The island of Santorini is famous not only for its sensational panoramic views, its stunning sunsets and its multicolored beaches (white, red and black). It’s also – to some primarily – famous for its ancient history. To the south of the island parts of an ancient settlement were dug up that were well preserved under volcanic ash. Three-story homes, drains and sewers (!), and a unique cultural aspect. Oh my Greek gods!
The settlement went the way of Pompeii around 1500 years… not ago, but BC!! Meaning all these walls, streets, windows, pots and pans are more than 3500 years old!
The archaeological excavations here have been going on for nearly 50 years already. Here’s what they’ve dug up so far:
The excavated kitchenware, the remains of furniture, the frescoes, Linear A writing (still undeciphered after almost five millennia!) and other artifacts of the Minoan civilization – it all suggests this was once a centralized (or federative) trading state.
But the number of mysteries that remain far outweigh the things we know about the place.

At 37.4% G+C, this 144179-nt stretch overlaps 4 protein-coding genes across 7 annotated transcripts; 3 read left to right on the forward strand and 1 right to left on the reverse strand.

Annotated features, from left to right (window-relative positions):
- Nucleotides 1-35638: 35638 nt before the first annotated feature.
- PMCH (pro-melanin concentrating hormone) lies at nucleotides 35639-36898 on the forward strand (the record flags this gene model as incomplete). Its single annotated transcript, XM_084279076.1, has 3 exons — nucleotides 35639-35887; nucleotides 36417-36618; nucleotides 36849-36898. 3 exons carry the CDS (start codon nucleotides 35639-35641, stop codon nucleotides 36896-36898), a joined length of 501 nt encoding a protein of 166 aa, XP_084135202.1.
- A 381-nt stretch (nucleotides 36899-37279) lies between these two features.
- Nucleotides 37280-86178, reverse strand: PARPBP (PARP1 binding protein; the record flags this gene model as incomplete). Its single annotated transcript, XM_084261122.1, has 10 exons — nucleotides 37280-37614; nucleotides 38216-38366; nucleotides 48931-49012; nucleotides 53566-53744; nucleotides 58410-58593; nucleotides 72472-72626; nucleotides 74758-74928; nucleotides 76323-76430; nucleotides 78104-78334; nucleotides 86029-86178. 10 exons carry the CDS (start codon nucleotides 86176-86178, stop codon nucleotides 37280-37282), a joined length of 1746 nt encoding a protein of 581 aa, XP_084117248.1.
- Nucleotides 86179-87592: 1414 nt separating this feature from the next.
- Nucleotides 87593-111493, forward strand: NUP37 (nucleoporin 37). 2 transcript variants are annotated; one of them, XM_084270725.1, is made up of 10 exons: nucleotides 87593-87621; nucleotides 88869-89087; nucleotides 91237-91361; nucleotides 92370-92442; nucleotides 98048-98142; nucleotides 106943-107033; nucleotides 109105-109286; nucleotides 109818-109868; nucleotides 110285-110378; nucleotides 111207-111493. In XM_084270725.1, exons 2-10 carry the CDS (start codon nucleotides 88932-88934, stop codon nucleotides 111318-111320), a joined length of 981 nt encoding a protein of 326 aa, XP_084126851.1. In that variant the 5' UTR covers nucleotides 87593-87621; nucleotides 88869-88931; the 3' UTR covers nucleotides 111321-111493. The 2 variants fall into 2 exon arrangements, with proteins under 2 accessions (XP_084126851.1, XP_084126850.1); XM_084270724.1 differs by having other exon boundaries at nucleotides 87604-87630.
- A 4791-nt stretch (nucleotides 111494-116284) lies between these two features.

So who were the Minoans? What language did they speak? Where did they disappear to after the eruption that wiped everything out?
There are no clear cut answers. Even the term ‘Minoan civilization’ is notional: its root – Minos – is taken from ancient legend. What they called themselves or their settlement no one knows. They should have called it the Mysterian civilization :). Or Mi-No-Not civilization!
What is known about the Minoan civilization is scant to say the least…
For example, it is clear that it was an island-based seafaring civilization. And ‘civilization’ is the right word – as the world around it was markedly backward compared to it back then. There was the three-story settlement (three floors 3500 years ago was Manhattan today), there were the writing systems (two alphabets: Linear A followed by Linear B), there was the Phaistos Disc (discovered on what’s now Crete). And judging by the frescoes it looks like their shipping fleet was very advanced for the times. Another thing: windows! Window frames in the walls of houses have been dug up – probably the earliest discovered in the world. In other words, it could be that windows are a Minoan invention! Rather – Santorinian.
By the way, the archaeologists here say that ‘door’ in Ancient Greek can be translated as ‘pair’-something (can’t recall the something), which means ‘next to a window’. And here in the dug-up settlement next to all the doors there’s always a window – probably so that the hallways were always light with sunshine.
What else is interesting?
It turns out that all the Minoan towns and cities dug up never had any defensive walls around them. This must have meant one of two things: either the times were completely peaceful (which I doubt somehow), or the Minoans’ sea power was so vast that no outsiders would dare go near them, let alone try invade or other some such barbarity.